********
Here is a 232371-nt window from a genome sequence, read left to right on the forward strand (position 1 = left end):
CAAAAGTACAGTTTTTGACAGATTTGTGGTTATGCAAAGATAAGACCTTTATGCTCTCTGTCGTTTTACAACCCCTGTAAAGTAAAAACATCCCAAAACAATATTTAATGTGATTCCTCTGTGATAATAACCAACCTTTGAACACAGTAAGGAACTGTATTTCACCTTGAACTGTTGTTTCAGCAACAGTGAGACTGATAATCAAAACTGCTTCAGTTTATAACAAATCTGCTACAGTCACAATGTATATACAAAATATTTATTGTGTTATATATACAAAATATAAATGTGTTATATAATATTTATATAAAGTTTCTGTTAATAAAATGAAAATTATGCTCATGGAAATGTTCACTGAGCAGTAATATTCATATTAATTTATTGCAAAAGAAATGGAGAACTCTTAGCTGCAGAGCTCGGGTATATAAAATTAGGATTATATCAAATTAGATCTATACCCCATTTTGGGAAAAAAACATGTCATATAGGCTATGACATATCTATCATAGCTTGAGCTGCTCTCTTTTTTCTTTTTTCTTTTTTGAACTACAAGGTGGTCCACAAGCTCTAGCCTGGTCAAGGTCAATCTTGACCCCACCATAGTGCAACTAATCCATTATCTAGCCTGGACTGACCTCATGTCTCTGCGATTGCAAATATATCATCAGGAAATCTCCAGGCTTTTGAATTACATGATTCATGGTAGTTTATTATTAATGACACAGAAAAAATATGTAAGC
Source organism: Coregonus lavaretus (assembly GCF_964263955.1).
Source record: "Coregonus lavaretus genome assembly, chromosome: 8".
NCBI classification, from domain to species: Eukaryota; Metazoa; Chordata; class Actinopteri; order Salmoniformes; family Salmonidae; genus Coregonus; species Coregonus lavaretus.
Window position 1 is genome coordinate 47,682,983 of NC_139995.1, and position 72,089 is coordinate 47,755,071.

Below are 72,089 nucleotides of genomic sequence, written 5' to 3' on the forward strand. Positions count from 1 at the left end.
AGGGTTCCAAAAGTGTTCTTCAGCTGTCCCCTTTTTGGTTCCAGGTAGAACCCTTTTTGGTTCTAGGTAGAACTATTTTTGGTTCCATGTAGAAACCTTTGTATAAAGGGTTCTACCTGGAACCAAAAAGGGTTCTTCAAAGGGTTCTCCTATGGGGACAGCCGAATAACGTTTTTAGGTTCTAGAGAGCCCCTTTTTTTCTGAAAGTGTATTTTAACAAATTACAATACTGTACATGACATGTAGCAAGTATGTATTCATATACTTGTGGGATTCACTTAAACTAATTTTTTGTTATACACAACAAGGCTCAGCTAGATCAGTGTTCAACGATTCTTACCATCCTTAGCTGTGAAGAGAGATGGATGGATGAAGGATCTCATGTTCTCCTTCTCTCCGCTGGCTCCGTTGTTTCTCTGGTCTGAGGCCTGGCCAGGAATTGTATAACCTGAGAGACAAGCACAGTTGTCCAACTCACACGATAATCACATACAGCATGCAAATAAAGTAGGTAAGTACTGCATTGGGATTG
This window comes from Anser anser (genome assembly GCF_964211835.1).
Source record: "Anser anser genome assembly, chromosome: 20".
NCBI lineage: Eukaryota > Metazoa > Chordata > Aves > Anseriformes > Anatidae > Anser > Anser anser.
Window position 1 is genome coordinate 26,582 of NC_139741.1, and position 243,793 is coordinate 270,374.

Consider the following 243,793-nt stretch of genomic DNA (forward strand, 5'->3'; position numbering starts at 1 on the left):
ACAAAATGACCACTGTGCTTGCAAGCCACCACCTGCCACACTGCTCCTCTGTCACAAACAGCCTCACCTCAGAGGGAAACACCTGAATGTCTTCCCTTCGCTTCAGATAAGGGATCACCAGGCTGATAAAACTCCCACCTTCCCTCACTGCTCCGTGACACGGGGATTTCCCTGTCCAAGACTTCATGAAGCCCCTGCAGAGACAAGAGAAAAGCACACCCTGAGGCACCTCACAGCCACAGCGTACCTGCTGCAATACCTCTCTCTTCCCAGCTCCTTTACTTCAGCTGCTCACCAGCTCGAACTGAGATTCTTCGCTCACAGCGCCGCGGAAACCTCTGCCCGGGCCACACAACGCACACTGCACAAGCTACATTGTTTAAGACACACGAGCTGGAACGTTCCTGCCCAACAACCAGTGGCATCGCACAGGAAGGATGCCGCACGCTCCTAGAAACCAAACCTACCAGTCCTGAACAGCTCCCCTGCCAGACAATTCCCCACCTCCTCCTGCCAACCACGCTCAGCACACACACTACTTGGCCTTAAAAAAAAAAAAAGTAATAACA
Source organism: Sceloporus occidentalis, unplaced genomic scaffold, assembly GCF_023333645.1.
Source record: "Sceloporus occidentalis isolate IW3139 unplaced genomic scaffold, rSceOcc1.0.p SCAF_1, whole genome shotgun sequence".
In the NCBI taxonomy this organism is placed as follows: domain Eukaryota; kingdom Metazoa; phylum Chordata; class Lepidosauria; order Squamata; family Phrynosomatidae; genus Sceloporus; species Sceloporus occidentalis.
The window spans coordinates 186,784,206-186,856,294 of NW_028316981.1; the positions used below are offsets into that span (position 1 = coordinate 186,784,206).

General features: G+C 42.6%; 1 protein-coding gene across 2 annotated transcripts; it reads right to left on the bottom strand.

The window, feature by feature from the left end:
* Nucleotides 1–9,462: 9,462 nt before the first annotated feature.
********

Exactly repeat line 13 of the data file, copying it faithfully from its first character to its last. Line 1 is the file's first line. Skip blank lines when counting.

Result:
Consider the following 243,793-nt stretch of genomic DNA (forward strand, 5'->3'; position numbering starts at 1 on the left):